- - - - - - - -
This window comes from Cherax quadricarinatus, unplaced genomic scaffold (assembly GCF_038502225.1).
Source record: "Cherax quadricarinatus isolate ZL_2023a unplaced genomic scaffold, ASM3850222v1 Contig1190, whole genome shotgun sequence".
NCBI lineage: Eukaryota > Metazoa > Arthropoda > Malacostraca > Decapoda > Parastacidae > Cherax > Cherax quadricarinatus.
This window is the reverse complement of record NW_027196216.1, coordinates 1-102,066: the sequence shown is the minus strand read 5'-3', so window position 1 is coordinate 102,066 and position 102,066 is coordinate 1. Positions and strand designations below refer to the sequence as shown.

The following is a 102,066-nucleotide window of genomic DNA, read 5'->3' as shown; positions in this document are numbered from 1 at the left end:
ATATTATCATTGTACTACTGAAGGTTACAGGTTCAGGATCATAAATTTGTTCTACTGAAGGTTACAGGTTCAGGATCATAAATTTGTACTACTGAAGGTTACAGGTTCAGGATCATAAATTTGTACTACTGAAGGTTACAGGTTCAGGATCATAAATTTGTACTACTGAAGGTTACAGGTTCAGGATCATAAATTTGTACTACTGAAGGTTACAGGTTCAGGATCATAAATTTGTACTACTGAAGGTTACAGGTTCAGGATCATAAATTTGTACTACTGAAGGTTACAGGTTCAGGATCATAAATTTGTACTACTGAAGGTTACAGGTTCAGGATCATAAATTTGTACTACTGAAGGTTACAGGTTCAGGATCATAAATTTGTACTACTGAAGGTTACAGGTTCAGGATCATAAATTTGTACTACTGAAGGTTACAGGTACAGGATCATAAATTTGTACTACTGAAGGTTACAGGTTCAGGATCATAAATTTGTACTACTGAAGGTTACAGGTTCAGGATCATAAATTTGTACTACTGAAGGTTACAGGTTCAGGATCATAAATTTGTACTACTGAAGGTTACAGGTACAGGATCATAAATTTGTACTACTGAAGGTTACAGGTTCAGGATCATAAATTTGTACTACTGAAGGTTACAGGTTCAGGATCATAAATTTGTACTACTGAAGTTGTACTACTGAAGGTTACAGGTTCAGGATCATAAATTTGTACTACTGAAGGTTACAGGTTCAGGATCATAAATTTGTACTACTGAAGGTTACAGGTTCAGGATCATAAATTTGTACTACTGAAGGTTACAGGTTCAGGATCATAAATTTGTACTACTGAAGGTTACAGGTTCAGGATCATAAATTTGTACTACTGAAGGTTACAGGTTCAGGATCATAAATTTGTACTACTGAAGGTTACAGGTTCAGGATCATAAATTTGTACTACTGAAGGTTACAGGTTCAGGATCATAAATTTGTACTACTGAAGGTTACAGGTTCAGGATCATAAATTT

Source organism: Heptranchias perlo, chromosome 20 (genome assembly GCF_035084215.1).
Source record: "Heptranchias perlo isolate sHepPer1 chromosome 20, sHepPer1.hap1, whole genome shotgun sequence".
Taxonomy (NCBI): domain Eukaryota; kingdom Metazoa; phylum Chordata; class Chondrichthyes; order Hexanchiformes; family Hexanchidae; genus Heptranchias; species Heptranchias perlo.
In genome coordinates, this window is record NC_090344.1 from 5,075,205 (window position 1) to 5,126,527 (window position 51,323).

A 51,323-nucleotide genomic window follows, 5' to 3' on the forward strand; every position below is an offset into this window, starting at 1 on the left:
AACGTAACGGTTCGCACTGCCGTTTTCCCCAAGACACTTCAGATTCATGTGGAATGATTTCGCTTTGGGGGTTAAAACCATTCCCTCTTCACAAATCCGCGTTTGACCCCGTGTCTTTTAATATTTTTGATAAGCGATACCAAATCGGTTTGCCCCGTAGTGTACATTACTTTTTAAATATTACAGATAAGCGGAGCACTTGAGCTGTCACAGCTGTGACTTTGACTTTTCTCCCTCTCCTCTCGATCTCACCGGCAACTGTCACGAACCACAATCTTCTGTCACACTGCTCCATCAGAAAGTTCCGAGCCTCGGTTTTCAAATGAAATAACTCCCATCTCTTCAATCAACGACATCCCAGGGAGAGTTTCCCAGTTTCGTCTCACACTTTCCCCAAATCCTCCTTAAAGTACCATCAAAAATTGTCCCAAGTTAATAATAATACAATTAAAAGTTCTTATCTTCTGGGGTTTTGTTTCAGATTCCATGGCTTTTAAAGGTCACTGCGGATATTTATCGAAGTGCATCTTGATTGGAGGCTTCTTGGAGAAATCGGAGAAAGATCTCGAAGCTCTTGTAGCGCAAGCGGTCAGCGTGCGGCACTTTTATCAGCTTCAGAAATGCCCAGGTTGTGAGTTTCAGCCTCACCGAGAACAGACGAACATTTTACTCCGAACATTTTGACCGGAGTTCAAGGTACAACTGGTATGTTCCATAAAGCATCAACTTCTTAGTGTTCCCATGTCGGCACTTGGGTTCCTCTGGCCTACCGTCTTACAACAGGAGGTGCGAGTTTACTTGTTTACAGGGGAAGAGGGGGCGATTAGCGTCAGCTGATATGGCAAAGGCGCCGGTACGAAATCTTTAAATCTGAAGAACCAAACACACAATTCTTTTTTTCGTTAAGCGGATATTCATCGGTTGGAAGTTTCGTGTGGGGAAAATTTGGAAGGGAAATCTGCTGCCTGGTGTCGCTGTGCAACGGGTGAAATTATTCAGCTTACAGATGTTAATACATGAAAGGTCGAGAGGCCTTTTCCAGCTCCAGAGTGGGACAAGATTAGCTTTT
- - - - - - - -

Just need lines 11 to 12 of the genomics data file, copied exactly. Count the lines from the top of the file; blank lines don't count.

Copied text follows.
A 51,323-nucleotide genomic window follows, 5' to 3' on the forward strand; every position below is an offset into this window, starting at 1 on the left:
AACGTAACGGTTCGCACTGCCGTTTTCCCCAAGACACTTCAGATTCATGTGGAATGATTTCGCTTTGGGGGTTAAAACCATTCCCTCTTCACAAATCCGCGTTTGACCCCGTGTCTTTTAATATTTTTGATAAGCGATACCAAATCGGTTTGCCCCGTAGTGTACATTACTTTTTAAATATTACAGATAAGCGGAGCACTTGAGCTGTCACAGCTGTGACTTTGACTTTTCTCCCTCTCCTCTCGATCTCACCGGCAACTGTCACGAACCACAATCTTCTGTCACACTGCTCCATCAGAAAGTTCCGAGCCTCGGTTTTCAAATGAAATAACTCCCATCTCTTCAATCAACGACATCCCAGGGAGAGTTTCCCAGTTTCGTCTCACACTTTCCCCAAATCCTCCTTAAAGTACCATCAAAAATTGTCCCAAGTTAATAATAATACAATTAAAAGTTCTTATCTTCTGGGGTTTTGTTTCAGATTCCATGGCTTTTAAAGGTCACTGCGGATATTTATCGAAGTGCATCTTGATTGGAGGCTTCTTGGAGAAATCGGAGAAAGATCTCGAAGCTCTTGTAGCGCAAGCGGTCAGCGTGCGGCACTTTTATCAGCTTCAGAAATGCCCAGGTTGTGAGTTTCAGCCTCACCGAGAACAGACGAACATTTTACTCCGAACATTTTGACCGGAGTTCAAGGTACAACTGGTATGTTCCATAAAGCATCAACTTCTTAGTGTTCCCATGTCGGCACTTGGGTTCCTCTGGCCTACCGTCTTACAACAGGAGGTGCGAGTTTACTTGTTTACAGGGGAAGAGGGGGCGATTAGCGTCAGCTGATATGGCAAAGGCGCCGGTACGAAATCTTTAAATCTGAAGAACCAAACACACAATTCTTTTTTTCGTTAAGCGGATATTCATCGGTTGGAAGTTTCGTGTGGGGAAAATTTGGAAGGGAAATCTGCTGCCTGGTGTCGCTGTGCAACGGGTGAAATTATTCAGCTTACAGATGTTAATACATGAAAGGTCGAGAGGCCTTTTCCAGCTCCAGAGTGGGACAAGATTAGCTTTT